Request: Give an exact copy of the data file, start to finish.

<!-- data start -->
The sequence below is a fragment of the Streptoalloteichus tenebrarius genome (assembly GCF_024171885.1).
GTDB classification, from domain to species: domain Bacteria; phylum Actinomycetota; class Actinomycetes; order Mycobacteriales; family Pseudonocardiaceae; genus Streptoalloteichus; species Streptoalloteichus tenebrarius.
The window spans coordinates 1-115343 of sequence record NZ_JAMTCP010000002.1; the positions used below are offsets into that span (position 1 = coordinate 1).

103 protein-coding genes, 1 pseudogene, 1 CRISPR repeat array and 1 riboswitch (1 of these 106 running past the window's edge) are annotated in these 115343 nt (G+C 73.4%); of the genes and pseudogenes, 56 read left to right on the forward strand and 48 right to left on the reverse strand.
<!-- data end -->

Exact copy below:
The sequence below is a fragment of the Streptoalloteichus tenebrarius genome (assembly GCF_024171885.1).
GTDB classification, from domain to species: domain Bacteria; phylum Actinomycetota; class Actinomycetes; order Mycobacteriales; family Pseudonocardiaceae; genus Streptoalloteichus; species Streptoalloteichus tenebrarius.
The window spans coordinates 1-115343 of sequence record NZ_JAMTCP010000002.1; the positions used below are offsets into that span (position 1 = coordinate 1).

103 protein-coding genes, 1 pseudogene, 1 CRISPR repeat array and 1 riboswitch (1 of these 106 running past the window's edge) are annotated in these 115343 nt (G+C 73.4%); of the genes and pseudogenes, 56 read left to right on the forward strand and 48 right to left on the reverse strand.